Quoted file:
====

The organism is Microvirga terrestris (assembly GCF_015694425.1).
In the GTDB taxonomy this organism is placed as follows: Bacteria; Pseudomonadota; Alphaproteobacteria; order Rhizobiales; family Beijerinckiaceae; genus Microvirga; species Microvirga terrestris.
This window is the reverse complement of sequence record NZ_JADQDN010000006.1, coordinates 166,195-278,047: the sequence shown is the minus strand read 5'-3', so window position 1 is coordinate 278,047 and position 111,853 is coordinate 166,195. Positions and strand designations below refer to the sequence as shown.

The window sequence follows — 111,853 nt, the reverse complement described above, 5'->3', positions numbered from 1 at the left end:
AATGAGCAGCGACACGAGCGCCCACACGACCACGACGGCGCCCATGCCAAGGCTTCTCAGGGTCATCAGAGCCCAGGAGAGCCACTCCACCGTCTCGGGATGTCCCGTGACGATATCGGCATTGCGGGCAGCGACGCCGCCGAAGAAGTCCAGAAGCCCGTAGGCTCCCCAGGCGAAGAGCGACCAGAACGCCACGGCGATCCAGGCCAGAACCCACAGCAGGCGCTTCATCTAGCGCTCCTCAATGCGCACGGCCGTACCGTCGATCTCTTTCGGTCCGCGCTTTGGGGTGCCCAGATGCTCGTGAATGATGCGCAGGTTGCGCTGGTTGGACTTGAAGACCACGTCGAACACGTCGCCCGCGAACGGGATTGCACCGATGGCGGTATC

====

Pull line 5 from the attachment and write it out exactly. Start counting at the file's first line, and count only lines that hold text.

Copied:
AATGAGCAGCGACACGAGCGCCCACACGACCACGACGGCGCCCATGCCAAGGCTTCTCAGGGTCATCAGAGCCCAGGAGAGCCACTCCACCGTCTCGGGATGTCCCGTGACGATATCGGCATTGCGGGCAGCGACGCCGCCGAAGAAGTCCAGAAGCCCGTAGGCTCCCCAGGCGAAGAGCGACCAGAACGCCACGGCGATCCAGGCCAGAACCCACAGCAGGCGCTTCATCTAGCGCTCCTCAATGCGCACGGCCGTACCGTCGATCTCTTTCGGTCCGCGCTTTGGGGTGCCCAGATGCTCGTGAATGATGCGCAGGTTGCGCTGGTTGGACTTGAAGACCACGTCGAACACGTCGCCCGCGAACGGGATTGCACCGATGGCGGTATC